The speaker, who said he was a retired math teacher and educator for over 30 years, read an explicit passage from Gender Queer.
“What in God’s name does this have to do with reading, writing and arithmetic?” the speaker asked.
Another of the evening’s speakers, former Republican State Rep. and high school principal Mike Timmons, urged the Board to ban Gender Queer.
Timmons said that many other districts have banned Gender Queer, and is the number one most banned book in all school districts.
Data from PEN America Index of School Book Bans found that Gender Queer was tied for the most banned book in the first half of the 2022-2023 school year with 15 new bans.
In the 2021-2022 school year, Gender Queer was banned by 41 school districts.
Timmons said that parents could resort to starting a class-action lawsuit against the district in order to get the Board to ban the book.
“I hope that all those parents, School Board members, and school officials and guests here tonight agree they have responsibilities for what is right for our youth,” Timmons said.
Sandra Lee Porter, a Cumberland parent and grandparent, said that she believes the books referenced during the meeting are pornographic and should be immediately removed.
“I believe that our school teachers, our librarians, our administrators, have a duty to protect and to guide our children,” Porter said. “And when they make pornographic material available, they are not protecting, they are not guiding.”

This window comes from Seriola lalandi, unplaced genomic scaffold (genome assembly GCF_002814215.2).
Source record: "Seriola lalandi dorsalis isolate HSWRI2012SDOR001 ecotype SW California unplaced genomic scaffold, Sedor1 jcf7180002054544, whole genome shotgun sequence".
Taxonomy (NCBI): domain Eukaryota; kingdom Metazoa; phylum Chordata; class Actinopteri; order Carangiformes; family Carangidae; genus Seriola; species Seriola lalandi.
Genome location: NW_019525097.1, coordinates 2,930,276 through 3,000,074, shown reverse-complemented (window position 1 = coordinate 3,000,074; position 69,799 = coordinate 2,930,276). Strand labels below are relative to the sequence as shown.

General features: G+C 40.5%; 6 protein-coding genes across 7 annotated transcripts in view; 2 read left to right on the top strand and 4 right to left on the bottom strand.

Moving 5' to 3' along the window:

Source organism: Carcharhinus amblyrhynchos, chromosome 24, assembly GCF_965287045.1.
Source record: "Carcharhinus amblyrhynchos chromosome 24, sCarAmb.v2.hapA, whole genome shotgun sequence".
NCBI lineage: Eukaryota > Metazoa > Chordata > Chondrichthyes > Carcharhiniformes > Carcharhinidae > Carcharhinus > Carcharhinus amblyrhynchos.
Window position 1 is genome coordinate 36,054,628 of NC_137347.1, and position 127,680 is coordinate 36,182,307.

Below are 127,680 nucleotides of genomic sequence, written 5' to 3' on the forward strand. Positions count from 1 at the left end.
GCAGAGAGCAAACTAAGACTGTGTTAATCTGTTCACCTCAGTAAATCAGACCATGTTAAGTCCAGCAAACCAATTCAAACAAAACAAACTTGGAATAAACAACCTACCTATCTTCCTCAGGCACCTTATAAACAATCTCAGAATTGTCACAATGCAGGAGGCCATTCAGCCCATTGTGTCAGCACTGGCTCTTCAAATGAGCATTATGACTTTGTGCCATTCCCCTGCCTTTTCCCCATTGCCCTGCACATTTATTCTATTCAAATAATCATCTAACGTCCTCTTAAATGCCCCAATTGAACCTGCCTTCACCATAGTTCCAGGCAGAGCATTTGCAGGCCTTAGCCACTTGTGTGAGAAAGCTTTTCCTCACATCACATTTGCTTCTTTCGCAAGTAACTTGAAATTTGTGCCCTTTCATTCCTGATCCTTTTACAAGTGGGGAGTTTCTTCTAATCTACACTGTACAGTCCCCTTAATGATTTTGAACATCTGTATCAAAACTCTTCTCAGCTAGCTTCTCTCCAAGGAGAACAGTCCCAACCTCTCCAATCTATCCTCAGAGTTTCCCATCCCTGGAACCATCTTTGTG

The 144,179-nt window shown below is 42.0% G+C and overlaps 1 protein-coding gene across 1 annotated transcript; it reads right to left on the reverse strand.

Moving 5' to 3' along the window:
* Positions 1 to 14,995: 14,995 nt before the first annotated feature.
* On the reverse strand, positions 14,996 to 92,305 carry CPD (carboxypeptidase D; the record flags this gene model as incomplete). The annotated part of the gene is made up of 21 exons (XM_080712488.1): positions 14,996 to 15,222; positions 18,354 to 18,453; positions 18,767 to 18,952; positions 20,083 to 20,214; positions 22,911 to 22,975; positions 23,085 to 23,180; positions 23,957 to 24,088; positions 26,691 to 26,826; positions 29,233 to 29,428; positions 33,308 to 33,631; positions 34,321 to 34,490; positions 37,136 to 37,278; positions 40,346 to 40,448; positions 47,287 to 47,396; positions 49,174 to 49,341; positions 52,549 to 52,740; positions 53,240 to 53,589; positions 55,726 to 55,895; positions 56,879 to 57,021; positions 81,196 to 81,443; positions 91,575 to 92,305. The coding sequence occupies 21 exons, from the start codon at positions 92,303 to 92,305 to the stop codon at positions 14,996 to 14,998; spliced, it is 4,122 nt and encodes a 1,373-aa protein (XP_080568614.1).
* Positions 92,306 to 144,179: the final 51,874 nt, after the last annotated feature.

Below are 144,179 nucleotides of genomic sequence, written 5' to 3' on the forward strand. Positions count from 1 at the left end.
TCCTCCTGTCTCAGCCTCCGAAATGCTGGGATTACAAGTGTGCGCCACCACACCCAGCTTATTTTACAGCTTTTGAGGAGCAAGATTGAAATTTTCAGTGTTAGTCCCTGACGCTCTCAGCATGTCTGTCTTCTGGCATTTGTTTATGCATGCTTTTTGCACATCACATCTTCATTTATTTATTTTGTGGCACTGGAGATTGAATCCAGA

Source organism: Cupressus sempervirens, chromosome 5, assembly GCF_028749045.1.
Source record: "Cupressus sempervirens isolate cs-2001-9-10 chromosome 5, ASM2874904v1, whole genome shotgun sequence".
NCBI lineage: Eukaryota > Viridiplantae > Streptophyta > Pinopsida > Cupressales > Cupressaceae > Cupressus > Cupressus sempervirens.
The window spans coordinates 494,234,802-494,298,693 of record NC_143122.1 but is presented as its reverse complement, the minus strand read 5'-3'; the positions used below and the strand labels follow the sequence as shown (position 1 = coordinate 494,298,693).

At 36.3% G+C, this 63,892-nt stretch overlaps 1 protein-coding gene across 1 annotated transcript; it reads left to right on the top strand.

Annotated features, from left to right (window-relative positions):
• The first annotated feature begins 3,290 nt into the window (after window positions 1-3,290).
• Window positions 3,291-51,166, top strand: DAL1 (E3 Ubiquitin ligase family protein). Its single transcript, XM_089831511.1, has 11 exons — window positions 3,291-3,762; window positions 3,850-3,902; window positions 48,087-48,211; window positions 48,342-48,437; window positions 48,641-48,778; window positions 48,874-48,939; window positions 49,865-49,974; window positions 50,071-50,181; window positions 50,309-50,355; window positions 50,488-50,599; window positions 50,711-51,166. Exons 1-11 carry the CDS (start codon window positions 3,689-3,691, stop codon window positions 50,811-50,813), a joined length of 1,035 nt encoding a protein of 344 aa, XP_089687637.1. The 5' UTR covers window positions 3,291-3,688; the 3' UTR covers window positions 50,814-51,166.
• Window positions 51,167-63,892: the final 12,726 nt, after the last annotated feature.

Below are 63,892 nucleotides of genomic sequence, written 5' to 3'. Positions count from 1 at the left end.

Mary Bellino, another Cumberland resident, told the Board that she was going to bring blown-up images to the meeting from Hustler, Playboy, and Penthouse pornographic magazines to put them up beside images from Gender Queer.
“There’s no difference at all — it’s all pornography,” Bellino said. “And anyone who would deny that, to me, is disserving themselves, this city, our children. And it’s despicable.”
“I think it’s just a way to indoctrinate our children,” she said. “And it’s everywhere, it’s not just in Cumberland, it’s everywhere. And we’ve got to fight back, and I do think the silent majority will win,” Bellino said.
Maine has a law the prohibits the anyone from providing obscene material to minors.
However, there is an exception in this law for schools.
An attempts by Sen. Jim Libby (R-Cumberland) in the previous legislative session to eliminate this exception failed in the Democrat-controlled legislature.